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This is an example straight from Apple's documentation -

@implementation MyClass

- (id)initWithString:(NSString *)aName
    self = [super init];
    if (self) {
        name = [aName copy];
    return self;

+ (MyClass *)createMyClassWithString: (NSString *)aName
    return [[[self alloc] initWithString:aName] autorelease];

As I would be creating a new MyClass Object in each case anyway, I want to know why I might use the Class Method createMyClassWithString:aName instead of the Instance Method initWithString:aName


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To be consistent with naming conventions, drop the "create" prefix from your class method name. Create is used when dealing with Core Foundation objects CFClassCreate which is analogous to [[NSObject alloc] init]. The use of create implies that you are responsible for managing the memory. – falconcreek Aug 20 '10 at 21:01
Thanks buddy, seems odd that Apple chose to name it like that in their docs. – johnrees Aug 22 '10 at 14:26
up vote 0 down vote accepted

I always use the class method where possible because it results in less verbose code and if you are simply going to return the object to the caller you'd have to autorelease it anyway, if you obtained it with alloc.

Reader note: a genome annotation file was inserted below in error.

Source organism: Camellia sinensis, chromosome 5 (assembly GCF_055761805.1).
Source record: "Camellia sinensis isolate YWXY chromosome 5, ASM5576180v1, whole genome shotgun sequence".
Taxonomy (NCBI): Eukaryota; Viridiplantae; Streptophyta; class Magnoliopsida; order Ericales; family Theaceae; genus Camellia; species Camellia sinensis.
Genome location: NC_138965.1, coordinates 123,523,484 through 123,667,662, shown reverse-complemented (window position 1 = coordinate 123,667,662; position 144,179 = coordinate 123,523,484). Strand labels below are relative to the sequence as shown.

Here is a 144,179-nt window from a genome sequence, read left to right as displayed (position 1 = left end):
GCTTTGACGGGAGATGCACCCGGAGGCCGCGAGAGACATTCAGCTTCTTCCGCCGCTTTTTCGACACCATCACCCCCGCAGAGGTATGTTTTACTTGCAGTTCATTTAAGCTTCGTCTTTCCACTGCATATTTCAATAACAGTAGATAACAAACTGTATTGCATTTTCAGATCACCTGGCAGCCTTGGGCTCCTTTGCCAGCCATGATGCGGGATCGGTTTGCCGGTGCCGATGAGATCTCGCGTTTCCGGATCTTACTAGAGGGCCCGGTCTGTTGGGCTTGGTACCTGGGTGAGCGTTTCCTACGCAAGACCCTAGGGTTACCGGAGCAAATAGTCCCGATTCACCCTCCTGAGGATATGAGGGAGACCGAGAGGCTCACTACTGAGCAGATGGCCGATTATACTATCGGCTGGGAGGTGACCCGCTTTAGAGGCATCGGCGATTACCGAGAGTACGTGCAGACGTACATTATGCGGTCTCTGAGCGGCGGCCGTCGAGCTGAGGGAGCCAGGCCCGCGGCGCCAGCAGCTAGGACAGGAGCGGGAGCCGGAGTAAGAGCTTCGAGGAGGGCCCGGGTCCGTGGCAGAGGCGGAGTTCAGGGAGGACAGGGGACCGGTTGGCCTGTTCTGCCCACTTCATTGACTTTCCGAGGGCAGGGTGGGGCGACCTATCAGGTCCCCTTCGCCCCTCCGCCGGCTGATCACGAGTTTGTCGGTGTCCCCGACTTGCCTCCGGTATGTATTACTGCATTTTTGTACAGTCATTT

The advice from Apple was poorly worded, in my opinion. People seem to be taking it as a blanket ban on autorelease. That's simply not the case. You just have to be mindful that autorelease comes withy a memory price, but it is not as high as you might think. Each runloop event except timer events comes with a new autorelease pool that gets drained on return to the runloop. So if you know the method is going to be quick there's no problem. Also, if an object is going to outlive the current event, there's no issue because the overhead ofd an object in an autorelease pool is quite small and draining the pool won't dealloc the object anyway.

The only case where you need to be careful about putting objects indiscriminately in the autorelease pool is where you have intensive processing creating lots of temporary autoreleased objects. You can relieve the pressure of these methods by creating autorelease pools and draining them as you go along. e.g.

    NSAutoreleasePool* pool = [[NSAutoreleasePool alloc] init];

    // intensive processing

    [pool drain];
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The only reason is readable and beautiful code...

In addition, in your example the class method returns an autoreleased instance...

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OK, so if that's the only benefit and because Apple recommend that with iPhone programming you should try to avoid autorelease where possible... I presume that I should forsake code-beauty and stick to using Instance Methods when writing iOS code? Cheers – johnrees Aug 20 '10 at 10:41

The short, unhelpful answer would be: where is makes sense. Neither is more correct; neither is wrong.

An example might be more use. I would use the class method if I was returning the value from a method:

- (MyClass*) doStuff {
  MyClass* retv = [MyClass createMyClassWithString:@"Simon says"];
  [retv someOtherMethod];
  return retv;

By convention you return autoreleased objects, so using the class method results in slightly less typing.

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